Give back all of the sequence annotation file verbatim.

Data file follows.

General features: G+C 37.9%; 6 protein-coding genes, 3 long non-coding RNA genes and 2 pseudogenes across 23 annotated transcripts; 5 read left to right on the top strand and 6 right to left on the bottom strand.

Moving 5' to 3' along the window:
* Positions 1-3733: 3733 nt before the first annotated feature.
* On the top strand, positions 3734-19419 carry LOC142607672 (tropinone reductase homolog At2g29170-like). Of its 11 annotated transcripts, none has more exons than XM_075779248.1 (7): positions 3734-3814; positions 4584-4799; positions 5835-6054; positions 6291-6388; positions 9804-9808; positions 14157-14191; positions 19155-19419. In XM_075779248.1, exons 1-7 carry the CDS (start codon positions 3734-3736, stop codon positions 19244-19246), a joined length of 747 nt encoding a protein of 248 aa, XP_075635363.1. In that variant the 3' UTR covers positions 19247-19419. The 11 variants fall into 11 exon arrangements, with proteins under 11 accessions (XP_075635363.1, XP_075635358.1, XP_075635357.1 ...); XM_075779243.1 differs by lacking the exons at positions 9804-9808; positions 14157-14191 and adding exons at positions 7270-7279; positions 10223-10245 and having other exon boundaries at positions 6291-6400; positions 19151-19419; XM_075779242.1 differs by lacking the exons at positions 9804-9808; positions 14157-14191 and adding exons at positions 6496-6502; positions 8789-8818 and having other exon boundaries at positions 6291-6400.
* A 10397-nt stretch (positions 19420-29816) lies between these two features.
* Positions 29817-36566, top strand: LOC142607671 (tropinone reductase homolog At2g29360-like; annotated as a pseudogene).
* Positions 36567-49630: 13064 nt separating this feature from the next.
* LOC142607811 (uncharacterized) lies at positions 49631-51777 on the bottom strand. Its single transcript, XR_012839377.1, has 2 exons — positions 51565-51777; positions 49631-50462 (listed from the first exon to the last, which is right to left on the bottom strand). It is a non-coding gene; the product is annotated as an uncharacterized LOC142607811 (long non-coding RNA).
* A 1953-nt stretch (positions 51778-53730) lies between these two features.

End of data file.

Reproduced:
General features: G+C 37.9%; 6 protein-coding genes, 3 long non-coding RNA genes and 2 pseudogenes across 23 annotated transcripts; 5 read left to right on the top strand and 6 right to left on the bottom strand.

Moving 5' to 3' along the window:
* Positions 1-3733: 3733 nt before the first annotated feature.
* On the top strand, positions 3734-19419 carry LOC142607672 (tropinone reductase homolog At2g29170-like). Of its 11 annotated transcripts, none has more exons than XM_075779248.1 (7): positions 3734-3814; positions 4584-4799; positions 5835-6054; positions 6291-6388; positions 9804-9808; positions 14157-14191; positions 19155-19419. In XM_075779248.1, exons 1-7 carry the CDS (start codon positions 3734-3736, stop codon positions 19244-19246), a joined length of 747 nt encoding a protein of 248 aa, XP_075635363.1. In that variant the 3' UTR covers positions 19247-19419. The 11 variants fall into 11 exon arrangements, with proteins under 11 accessions (XP_075635363.1, XP_075635358.1, XP_075635357.1 ...); XM_075779243.1 differs by lacking the exons at positions 9804-9808; positions 14157-14191 and adding exons at positions 7270-7279; positions 10223-10245 and having other exon boundaries at positions 6291-6400; positions 19151-19419; XM_075779242.1 differs by lacking the exons at positions 9804-9808; positions 14157-14191 and adding exons at positions 6496-6502; positions 8789-8818 and having other exon boundaries at positions 6291-6400.
* A 10397-nt stretch (positions 19420-29816) lies between these two features.
* Positions 29817-36566, top strand: LOC142607671 (tropinone reductase homolog At2g29360-like; annotated as a pseudogene).
* Positions 36567-49630: 13064 nt separating this feature from the next.
* LOC142607811 (uncharacterized) lies at positions 49631-51777 on the bottom strand. Its single transcript, XR_012839377.1, has 2 exons — positions 51565-51777; positions 49631-50462 (listed from the first exon to the last, which is right to left on the bottom strand). It is a non-coding gene; the product is annotated as an uncharacterized LOC142607811 (long non-coding RNA).
* A 1953-nt stretch (positions 51778-53730) lies between these two features.